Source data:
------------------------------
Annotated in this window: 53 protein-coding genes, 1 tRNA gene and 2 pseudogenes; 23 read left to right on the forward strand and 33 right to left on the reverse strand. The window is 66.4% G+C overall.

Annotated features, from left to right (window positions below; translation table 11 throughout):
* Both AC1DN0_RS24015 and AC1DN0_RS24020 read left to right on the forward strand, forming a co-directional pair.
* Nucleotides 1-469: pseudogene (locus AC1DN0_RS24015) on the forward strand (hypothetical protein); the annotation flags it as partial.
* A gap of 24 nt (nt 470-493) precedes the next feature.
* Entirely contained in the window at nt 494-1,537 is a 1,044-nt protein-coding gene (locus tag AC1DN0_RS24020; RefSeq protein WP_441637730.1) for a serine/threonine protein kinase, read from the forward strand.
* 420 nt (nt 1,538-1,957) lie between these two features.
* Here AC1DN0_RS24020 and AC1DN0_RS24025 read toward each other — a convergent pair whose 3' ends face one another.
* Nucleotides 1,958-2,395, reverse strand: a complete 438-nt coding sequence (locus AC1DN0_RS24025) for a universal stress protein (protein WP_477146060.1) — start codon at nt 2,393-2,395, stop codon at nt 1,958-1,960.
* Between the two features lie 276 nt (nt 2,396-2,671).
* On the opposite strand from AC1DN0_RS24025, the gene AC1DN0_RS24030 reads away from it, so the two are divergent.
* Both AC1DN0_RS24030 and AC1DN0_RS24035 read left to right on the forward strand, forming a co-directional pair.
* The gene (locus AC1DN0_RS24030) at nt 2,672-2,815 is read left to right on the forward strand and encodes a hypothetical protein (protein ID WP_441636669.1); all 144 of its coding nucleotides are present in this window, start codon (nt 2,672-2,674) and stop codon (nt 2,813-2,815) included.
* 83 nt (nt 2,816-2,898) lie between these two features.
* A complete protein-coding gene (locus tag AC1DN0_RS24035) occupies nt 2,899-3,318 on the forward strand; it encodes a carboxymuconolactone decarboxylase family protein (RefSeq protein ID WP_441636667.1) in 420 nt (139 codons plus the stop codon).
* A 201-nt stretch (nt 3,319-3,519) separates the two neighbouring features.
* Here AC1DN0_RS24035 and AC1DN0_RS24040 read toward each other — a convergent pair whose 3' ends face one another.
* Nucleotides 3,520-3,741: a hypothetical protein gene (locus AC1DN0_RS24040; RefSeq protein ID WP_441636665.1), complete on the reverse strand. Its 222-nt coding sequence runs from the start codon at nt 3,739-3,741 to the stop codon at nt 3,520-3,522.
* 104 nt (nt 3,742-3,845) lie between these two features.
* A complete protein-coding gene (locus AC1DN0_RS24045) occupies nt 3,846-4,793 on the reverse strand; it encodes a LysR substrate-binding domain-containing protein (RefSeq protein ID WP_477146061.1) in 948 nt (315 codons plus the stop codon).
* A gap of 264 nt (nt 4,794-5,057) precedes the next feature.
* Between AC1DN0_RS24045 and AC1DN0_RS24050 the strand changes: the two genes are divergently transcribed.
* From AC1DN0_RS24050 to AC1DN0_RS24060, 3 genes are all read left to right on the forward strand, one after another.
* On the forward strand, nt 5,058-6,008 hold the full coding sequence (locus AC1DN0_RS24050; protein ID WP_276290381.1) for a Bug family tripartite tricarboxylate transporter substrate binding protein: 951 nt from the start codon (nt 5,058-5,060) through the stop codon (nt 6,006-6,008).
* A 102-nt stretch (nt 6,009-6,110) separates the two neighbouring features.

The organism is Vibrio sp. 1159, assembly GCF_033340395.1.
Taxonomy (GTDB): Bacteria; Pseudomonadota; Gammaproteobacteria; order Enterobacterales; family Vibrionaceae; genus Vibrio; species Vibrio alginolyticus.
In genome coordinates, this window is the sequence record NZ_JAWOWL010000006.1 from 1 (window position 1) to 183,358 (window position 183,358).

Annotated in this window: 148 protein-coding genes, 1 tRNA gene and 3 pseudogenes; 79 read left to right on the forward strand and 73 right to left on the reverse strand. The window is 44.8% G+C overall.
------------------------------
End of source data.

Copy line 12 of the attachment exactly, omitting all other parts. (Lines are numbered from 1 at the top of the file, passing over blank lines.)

* Both AC1DN0_RS24030 and AC1DN0_RS24035 read left to right on the forward strand, forming a co-directional pair.